Konnichi wa / Great Outdoors
Ratatouille: A Recipe for a Tasty Dish
Ratatouille is a dish that originated in the south of France and has since become haute cuisine and popular all over the world - you may even find it in a Parisian restaurant or two. It's made up of many different vegetables, but it's not just any old vegetable soup - it's more like a stew, with onions and garlic as its main ingredients. In fact, ratatouille is so delicious because its flavor comes from these two ingredients alone!
Watch this video on how to make the confit byaldi version of ratatouille famously made in the 2007 Disney-Pixar movie Ratatouille!
What is ratatouille?
Ratatouille is a dish from southern France that originally consisted of stewed vegetables, such as tomatoes, onions, and garlic. It then became popular in the United States when Julia Child made it one of her signature dishes on her cooking show back in 1973.
There are many variations to this recipe nowadays – some people add zucchini or eggplant while others include chicken for protein. Tomatoes typically make up most (if not all) of the vegetable content because they’re low-maintenance and flavorful enough to stand on their own without any other ingredients being added.
This dish is not to be confused with the 2007 Disney movie or animated film Ratatouille about a rat who is a French chef that makes the confit byaldi version of the dish to impress his toughest critic. The movie was directed by Brad Bird and starring Brad Garrett as Auguste Gusteau, Janeane Garofalo as Colette Tatou, Lou Romano as Alfredo Linguine, Ian Holm as Chef Skinner, and Peter O'Toole as Anton Ego. Michael Giacchino made the soundtrack.
History of ratatouille
It is believed that ratatouille was first made in the French countryside. The dish gets its name from a small town called "Toulouse," which is where it's thought to have originated when someone made this tasty vegetable stew and mispronounced the word, calling it "ratatouille."
Ratatouille was included in the book on French cooking by Alexandre Dumas called La cuisinière d'Argenteuil published in 1873. Dumas writes that he learned how to make the dish from a woman living in Argenteuil near Paris.
What makes an authentic ratatouille recipe? It should be cooked with eggplant, zucchini, yellow squash, red bell peppers, tomatoes and onions. Other vegetables may also be included such as garlic cloves or thyme sprigs. Rice can also make up part of the ingredients for some versions of ratatouille. One thing that cannot happen though is too much water being added to cook everything!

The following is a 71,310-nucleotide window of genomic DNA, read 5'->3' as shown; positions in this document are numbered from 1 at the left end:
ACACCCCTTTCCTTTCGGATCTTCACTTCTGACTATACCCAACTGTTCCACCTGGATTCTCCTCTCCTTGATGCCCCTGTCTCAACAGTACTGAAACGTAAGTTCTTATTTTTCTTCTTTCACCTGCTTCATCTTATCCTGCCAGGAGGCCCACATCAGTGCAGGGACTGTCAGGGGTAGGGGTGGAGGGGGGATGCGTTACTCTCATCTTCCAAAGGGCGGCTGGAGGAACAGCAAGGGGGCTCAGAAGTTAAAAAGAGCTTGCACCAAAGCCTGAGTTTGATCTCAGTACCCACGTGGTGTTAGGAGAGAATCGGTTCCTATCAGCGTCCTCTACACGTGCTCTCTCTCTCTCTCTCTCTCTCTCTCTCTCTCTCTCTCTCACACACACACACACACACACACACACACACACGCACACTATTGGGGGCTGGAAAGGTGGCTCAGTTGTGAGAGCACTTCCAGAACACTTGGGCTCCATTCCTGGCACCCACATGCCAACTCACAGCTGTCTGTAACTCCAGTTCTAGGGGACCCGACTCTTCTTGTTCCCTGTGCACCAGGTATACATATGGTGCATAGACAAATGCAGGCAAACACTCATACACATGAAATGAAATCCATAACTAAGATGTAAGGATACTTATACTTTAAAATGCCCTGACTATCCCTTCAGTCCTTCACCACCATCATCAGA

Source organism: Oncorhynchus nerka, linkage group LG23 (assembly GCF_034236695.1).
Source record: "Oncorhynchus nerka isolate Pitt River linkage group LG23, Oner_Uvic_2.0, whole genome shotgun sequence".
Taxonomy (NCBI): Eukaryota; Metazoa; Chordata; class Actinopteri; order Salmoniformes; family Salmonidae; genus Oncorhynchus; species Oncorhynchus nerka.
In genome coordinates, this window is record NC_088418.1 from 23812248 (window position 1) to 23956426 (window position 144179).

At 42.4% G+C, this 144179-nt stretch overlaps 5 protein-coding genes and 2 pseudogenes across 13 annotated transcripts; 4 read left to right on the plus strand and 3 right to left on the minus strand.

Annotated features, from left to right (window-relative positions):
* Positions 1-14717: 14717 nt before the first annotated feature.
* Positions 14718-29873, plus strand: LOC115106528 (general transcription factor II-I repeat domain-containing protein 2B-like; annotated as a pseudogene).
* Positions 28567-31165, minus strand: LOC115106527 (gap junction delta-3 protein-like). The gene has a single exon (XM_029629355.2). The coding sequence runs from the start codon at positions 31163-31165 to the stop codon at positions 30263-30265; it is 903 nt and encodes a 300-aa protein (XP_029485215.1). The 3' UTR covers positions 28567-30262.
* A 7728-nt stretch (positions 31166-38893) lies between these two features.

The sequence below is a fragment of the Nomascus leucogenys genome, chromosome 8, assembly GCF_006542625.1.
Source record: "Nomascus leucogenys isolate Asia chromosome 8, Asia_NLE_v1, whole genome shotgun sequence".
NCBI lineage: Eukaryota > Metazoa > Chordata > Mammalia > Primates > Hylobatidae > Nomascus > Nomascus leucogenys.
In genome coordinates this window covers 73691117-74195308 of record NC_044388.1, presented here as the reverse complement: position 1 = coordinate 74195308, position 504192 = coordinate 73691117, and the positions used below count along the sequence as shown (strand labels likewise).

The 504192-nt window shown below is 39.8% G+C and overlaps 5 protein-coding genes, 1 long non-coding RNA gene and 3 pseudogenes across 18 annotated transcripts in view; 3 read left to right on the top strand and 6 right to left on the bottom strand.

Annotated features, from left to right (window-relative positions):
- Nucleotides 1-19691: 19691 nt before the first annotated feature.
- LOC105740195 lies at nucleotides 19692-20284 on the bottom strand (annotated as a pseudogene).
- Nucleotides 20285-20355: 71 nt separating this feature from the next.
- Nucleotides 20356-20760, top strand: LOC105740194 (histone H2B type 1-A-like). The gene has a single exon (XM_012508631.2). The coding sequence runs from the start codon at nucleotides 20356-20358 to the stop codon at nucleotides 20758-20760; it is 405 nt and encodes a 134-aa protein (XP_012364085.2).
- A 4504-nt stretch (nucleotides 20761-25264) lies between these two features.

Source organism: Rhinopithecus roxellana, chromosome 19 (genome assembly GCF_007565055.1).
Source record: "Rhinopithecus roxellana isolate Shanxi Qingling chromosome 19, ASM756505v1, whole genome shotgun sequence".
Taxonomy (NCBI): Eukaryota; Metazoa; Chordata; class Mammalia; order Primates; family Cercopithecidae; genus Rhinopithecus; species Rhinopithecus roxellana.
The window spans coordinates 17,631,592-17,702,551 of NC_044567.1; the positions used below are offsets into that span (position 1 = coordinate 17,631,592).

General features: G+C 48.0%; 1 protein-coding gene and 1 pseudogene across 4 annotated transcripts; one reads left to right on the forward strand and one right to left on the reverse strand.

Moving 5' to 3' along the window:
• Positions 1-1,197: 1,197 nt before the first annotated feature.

How to make ratatouille
- Olive oil
- Onion, finely chopped
- Garlic clove, crushed
- Eggplant (aubergine), peeled and cubed
- Zucchini (courgette) sliced in rounds about ¼ inch thick
- Fresh tomatoes, skinned approx. 16 oz., seeded and diced
- Green bell pepper or pimento, cored and cut into strips ½-inch wide x ¾-inch long
- Dried oregano leaves
- Salt to taste
- Ground black pepper to taste
Optional: Some recipes will include cherry tomatoes, tomato sauce, tomato paste, summer vegetables (including summer squash), fresh basil, a bay leaf, red pepper flakes, and / or a poached egg - which you can add, but we've excluded to keep the recipe simple.
- Heat the olive oil in a large saucepan over medium heat and sautee onion, garlic cloves and eggplant until softened.
- Add zucchini (courgette), tomatoes, green bell pepper or pimento and dried oregano leaves to the pot.
- Season with salt and ground black pepper to taste.
- Cover with lid for about 20 minutes on low heat once vegetables are cooked through.
- Serve with a crusty bread and enjoy!
Final thoughts on ratatouille
Hope you enjoyed this article on ratatouille!
Looking for more on Ratatouille and other similar content? Try these:
- How to Make Sushi Rice: A Step-by-Step Guide
- Donburi: A Japanese Rice Dish
- Swai: The Best Fish to Abstain From
- 180 C to F: 180 Celsius to Fahrenheit Conversion
- What to Substitute for Cardamom in Recipes
- Pepino: A Simple Fruit
- Philodendron: How to Grow and Care for Your Houseplant
- Best Substitutes for Coriander and Cilantro
- Mirin Substitute: What Is It and What to Use If You Don't Have Any?
- Best Ways to Use Peppadew Peppers
- Easy Semifreddo Recipe
- What is Escarole? How is it used?
- How to Make a Philadelphia Roll
- Simple Haddock Recipes
- Passion Fruit: How to Eat and What Does it Taste Like?
- Garlic Butter Sauce: Creamy & Delicious
- Blackened Chicken Recipe
- Peanut Butter Whiskey Cocktail Recipes
- How to Cut a Watermelon: The Easiest Way Ever
- Umeboshi: What Is It and How to Make?
- How to Make Homemade Vegan Pizza
- Cannelloni with Spinach and Ricotta
- Dashingly Delicious Chervil: How to Grow and Cook
- Halloumi Cheese: What Is It and How to Cook?
- Magical Treacle: Spreads on Almost Anything
- The Best Truffle Fries
- Super Quick and Easy Capellini Recipe
- The Curious Properties of the Fiddlehead Fern
- Air Fryer Baked Potato: Tasty and Healthy
- Radicchio: What is it? How to cook and eat?
- The Philodendron Rio: A Houseplant for All Levels
- How to Reheat Pizza in an Air Fryer
- The Monstera Adansonii or Swiss Cheese Plant: A Living Bonsai Tree
- Picanha Steak: Brazilian Carne De Sol
- Drambuie: The Scottish Whisky You Need To Know About
- Yakiniku: Japan's Favorite BBQ
- The Amazing Flavors of Churrasco
- Chow Mein vs. Lo Mein: What's the Difference?
- How to Make a Green Tea Shot
- Coffee 101: The Basics of Macchiato
“The mountains are calling and I must go.”
— John Muir